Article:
Posted by Ewan MacKenna
Thursday 14 June 2012
Both results surprised people. But neither should have because expectations were built on a name crafted in the past but struggling, relatively, in the present.
When Galway and Kerry dropped out of their provincial championships at the weekend it raised eyebrows but if the Connacht side were merely being kept down, the Munster men were being put down and that, after one of their most glorious eras even by their own dizzying standards, rightly got everyone talking.
Even so, some people are slow to write Kerry off. In a way, they are correct because they made that mistake in 2009 when back they came with heart and thunder and skill and passion to win an All Ireland. Once bitten, twice shy but for all the similarities on the surface, the situations are very different and even Kerry’s tactics suggest that a manager as talented Jack O’Connor knows it.
A year ago when they beat Cork in Killarney, I proclaimed it one of his greatest hours because he’d gotten the better of a superior team and maximised his resources. But a year on and their value has dropped and getting the most out of those resources is negating what were once Kerry’s biggest strengths. That is football’s loss.
If you just go through their forward lines, you can see why people still think they are contenders. On paper, a front six of Paul Galvin, Darran O’Sullivan, Declan O’Sullivan, Colm Cooper, Kieran Donaghy and Kieran O’Leary could carry them to an All-Ireland, even if so many of those names are lacking form and composure right now. But on grass, they don’t and can’t line up like that.
It’s sad to see, but from one to seven, there are so many problems that the first three names on that list are having to drop into unorthodox positions closer to their own goals and with so many miles on the clock, they simply don’t have the legs to counter and break like Dublin and Cork.
On top of that, Donaghy is being forced to play several roles in all parts of the field, robbing Kerry of their greatest asset which is he and Cooper tormenting teams close to goal. It’s obvious why Jack O’Connor has had to do this. His logic is there is no point in having a deadly inside-forward line if you can’t get them the ball, and with a spine of defence featuring Seamus Scanlon, Eoin Brosnan and Aidan O’Mahony, a lack of pace is being compensated for by a litany of bodies.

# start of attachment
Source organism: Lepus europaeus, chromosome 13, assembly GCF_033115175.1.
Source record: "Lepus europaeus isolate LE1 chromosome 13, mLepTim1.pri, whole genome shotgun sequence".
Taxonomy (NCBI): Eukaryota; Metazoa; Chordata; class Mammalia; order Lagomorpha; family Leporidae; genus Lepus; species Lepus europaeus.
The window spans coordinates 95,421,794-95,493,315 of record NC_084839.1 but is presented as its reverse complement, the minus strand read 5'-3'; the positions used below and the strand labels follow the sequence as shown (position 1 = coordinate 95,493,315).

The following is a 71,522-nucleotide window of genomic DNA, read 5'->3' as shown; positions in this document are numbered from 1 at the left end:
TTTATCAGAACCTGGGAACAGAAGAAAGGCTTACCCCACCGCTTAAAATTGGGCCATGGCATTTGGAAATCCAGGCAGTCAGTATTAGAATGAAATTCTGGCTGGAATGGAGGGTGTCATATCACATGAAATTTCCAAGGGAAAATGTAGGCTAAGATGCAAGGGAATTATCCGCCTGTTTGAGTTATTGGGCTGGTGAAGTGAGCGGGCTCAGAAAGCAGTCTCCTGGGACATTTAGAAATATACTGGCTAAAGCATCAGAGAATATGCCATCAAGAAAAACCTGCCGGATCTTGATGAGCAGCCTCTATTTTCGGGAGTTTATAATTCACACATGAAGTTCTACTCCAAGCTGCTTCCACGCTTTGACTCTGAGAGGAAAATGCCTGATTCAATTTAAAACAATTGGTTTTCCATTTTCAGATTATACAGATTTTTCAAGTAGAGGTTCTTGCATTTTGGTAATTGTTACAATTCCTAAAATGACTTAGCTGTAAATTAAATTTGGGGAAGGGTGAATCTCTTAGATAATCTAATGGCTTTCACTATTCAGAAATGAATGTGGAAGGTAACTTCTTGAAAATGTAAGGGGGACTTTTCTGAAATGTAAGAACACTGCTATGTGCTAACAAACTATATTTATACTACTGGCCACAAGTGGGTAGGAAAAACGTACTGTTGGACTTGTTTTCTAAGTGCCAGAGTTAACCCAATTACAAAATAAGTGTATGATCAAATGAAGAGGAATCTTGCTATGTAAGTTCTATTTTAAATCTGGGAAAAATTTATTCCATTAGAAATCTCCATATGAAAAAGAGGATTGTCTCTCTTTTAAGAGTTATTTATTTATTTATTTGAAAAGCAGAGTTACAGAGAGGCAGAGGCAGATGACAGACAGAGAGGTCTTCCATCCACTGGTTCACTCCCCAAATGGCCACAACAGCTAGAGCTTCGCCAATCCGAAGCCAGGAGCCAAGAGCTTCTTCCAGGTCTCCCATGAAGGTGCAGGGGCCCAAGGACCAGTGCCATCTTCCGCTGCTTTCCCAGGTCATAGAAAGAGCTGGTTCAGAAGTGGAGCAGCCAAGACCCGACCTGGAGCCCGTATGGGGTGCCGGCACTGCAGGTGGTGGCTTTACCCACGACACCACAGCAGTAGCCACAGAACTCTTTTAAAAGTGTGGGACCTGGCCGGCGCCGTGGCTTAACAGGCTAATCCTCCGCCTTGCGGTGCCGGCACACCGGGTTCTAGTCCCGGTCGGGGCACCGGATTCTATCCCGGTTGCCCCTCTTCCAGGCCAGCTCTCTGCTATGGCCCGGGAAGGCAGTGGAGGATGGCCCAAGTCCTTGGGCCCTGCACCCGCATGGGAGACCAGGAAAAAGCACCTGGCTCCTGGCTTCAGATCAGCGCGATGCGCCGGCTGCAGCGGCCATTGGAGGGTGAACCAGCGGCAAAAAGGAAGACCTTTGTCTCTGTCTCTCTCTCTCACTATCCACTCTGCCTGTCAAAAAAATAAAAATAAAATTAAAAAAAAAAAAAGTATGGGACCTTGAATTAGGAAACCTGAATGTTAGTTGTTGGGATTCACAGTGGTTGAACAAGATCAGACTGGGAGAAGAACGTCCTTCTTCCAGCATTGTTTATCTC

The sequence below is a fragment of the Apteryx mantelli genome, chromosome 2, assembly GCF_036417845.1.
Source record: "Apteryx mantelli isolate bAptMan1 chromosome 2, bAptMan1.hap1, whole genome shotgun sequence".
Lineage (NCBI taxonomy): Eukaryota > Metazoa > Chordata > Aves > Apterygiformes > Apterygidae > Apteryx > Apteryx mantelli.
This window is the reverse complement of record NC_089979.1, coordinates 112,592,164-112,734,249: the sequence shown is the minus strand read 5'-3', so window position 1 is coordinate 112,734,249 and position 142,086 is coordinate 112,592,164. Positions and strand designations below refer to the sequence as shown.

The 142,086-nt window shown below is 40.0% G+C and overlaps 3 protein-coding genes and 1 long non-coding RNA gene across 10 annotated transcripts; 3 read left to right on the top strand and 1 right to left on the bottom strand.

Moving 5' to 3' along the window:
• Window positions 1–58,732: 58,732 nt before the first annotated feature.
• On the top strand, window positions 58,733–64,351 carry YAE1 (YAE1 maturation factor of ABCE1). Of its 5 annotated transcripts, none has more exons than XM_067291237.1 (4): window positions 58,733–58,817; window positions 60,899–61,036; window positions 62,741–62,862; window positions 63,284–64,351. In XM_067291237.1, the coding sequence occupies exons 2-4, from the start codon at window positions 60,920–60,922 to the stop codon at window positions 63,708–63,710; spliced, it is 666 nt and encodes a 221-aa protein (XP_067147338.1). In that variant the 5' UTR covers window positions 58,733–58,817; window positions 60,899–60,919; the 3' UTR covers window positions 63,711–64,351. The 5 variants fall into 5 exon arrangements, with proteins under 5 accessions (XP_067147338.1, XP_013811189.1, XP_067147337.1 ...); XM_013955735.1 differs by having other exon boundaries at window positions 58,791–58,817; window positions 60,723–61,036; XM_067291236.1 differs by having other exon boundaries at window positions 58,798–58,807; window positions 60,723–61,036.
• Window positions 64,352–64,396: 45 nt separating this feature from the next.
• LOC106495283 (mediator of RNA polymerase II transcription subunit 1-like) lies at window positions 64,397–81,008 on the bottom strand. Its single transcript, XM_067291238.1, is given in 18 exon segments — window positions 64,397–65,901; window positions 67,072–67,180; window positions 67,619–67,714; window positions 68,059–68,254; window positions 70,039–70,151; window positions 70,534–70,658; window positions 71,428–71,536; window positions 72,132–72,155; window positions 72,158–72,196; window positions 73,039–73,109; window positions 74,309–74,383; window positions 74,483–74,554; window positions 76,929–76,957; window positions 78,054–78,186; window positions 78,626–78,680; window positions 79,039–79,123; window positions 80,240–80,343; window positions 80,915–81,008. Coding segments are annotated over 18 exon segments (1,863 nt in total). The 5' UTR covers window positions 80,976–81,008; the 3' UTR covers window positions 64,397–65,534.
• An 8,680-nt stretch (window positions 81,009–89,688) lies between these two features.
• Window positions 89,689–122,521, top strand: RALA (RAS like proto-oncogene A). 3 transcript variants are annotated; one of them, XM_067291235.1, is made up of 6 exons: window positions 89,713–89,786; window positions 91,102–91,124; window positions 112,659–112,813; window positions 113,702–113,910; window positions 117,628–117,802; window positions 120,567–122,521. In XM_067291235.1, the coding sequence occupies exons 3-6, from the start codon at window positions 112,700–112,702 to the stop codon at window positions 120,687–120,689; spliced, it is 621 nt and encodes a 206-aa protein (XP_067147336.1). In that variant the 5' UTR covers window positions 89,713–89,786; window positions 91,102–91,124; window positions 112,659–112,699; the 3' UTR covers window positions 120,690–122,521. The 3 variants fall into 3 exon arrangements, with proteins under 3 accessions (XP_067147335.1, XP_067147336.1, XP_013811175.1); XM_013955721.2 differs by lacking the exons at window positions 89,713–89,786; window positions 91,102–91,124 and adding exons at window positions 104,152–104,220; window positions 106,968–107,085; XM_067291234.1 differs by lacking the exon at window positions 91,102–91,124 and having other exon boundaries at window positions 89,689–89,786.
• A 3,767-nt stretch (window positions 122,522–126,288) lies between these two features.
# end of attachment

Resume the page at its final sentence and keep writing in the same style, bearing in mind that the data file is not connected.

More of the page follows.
But it’s the chicken and egg scenario. In a way, there’s not much use having the ball when you don’t have forwards in positions they can do damage either and the basic and steady framework that made Kerry so remarkable and so enjoyable to watch has been removed. They are now just papering over the cracks.
Three years ago, they came back but three years ago they had the presence of Tom O’Sullivan, Darragh, Tadhg Kennelly and Tommy Walsh not to mention the form of and obvious roles for Donaghy and Declan O’Sullivan as playmaker. Now, they have some decent youngsters but they are untested and it’s unfair, even of Kerry youth, to suggest they can just slot in and pick up where some of the greatest names the sport has ever seen left off.
It’s all relative and Kerry are still in the best three teams in the country but they just aren’t good enough to beat Cork and win it all and while that would be accepted in most counties, it signals a demise in Kerry.
Indeed, suddenly their thoughts should be on avoiding being beaten by the likes of Kildare or Mayo later in the year, because counties at that level no longer fear and would love a go at this Kerry team.
In many ways, Sunday was like a Sunday in 1987 when Cork beat Kerry and signaled a red tide that took over the rivalry for years to come. That’s what will now happen again because, while Kerry enter a period of obvious and much-needed transition where youngsters are not simply used in the league and dropped for big summer days out of loyalty, Cork are the strongest they’ve been since that 1987 team began their run.
That’s not a shot at Kerry, but even they have to go from being great to merely good for a few seasons here and there, and while they’ll be competitive and still lingering about come the tail end of the championship, they will not be the last-man standing this season or for a couple of years to come. To think anything else is blind faith.
Granted, that’s still a long way ahead of where Galway find themselves and if Kerry being forced to adapt has seen them stutter, Galway’s inability to adapt has seen them crumble.
We warned after the Roscommon victory that they needed a Plan B because what made them so good in that win was obvious, would be targeted and could bring them down against Sligo. That’s exactly what happened.
Declan Maxwell showed a couple of seasons ago that Finian Hanley isn’t good on a physical full-forward and Adrian Marren proved it again; Gareth Bradshaw was forced to defend more than attack; we’ve said again and again Joe Bergin isn’t an alpha midfielder and Sligo dominated in his neighborhood; and having a defender stand in front of as well as behind Paul Conroy not only negated the talented full-forward but stopped the supply to the five men around him because Galway had no other obvious route to goal.
Alan Mulholland is shrewd enough to address that, just as Jack O’Connor is good enough to reinvent his team. But while we haven’t seen the last of either side for 2012 they aren’t good enough to win anything in 2012 either. Both defeats at the weekend surprised people, but don’t be surprised that both counties are now medium-term projects rather than short-term contenders.
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